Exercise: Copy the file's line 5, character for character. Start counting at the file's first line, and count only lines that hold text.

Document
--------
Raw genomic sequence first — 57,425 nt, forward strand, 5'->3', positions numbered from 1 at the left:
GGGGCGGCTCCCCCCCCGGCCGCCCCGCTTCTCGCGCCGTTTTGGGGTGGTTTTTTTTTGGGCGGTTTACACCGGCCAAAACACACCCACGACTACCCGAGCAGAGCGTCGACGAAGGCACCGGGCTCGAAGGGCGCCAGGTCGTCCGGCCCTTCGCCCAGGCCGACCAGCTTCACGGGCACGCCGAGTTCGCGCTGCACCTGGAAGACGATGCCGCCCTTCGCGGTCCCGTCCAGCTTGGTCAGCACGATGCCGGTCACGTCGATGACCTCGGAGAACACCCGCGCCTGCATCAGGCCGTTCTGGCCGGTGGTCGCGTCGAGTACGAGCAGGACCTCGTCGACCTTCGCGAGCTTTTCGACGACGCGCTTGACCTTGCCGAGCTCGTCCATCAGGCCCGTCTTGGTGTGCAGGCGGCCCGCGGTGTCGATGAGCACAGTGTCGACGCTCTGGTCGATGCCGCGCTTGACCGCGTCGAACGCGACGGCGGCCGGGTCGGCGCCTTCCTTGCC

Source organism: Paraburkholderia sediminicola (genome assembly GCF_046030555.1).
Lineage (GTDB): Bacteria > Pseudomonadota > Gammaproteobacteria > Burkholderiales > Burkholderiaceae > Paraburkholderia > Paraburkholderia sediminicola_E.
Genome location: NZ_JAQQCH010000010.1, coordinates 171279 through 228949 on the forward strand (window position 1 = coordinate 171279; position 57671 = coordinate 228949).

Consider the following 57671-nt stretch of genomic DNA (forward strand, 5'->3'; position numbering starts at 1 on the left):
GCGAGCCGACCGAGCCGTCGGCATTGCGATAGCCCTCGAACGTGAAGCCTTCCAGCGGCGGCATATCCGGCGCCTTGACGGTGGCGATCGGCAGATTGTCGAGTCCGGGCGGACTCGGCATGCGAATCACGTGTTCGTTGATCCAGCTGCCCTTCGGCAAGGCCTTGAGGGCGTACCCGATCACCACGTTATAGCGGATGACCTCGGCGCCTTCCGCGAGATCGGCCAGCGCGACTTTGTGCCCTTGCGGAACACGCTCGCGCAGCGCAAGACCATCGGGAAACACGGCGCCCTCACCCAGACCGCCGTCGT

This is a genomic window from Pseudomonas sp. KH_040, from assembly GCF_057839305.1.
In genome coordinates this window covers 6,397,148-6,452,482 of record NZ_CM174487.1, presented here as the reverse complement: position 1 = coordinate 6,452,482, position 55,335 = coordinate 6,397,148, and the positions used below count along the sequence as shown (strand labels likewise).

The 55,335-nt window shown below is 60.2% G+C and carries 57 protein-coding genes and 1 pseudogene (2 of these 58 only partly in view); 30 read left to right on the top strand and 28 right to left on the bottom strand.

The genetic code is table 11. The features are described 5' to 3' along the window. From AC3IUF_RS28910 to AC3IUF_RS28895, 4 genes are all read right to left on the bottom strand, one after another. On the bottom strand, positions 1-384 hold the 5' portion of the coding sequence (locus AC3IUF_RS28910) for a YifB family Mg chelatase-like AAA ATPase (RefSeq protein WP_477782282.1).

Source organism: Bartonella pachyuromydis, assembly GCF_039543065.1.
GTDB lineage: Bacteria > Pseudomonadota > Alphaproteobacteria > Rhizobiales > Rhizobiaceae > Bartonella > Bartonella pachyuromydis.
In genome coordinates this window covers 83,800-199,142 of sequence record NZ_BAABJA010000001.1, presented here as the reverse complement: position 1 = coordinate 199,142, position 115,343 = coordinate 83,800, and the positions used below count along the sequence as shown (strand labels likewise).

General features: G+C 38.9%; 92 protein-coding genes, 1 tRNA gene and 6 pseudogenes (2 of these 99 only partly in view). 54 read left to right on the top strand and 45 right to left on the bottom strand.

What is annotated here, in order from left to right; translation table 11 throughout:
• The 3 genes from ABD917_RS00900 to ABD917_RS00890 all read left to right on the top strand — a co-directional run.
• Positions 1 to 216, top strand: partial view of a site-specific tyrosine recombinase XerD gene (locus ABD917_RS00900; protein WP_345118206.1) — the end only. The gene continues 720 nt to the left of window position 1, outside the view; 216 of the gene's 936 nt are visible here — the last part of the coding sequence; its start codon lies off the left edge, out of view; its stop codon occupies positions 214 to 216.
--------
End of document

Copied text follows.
Genome location: NZ_JAQQCH010000010.1, coordinates 171279 through 228949 on the forward strand (window position 1 = coordinate 171279; position 57671 = coordinate 228949).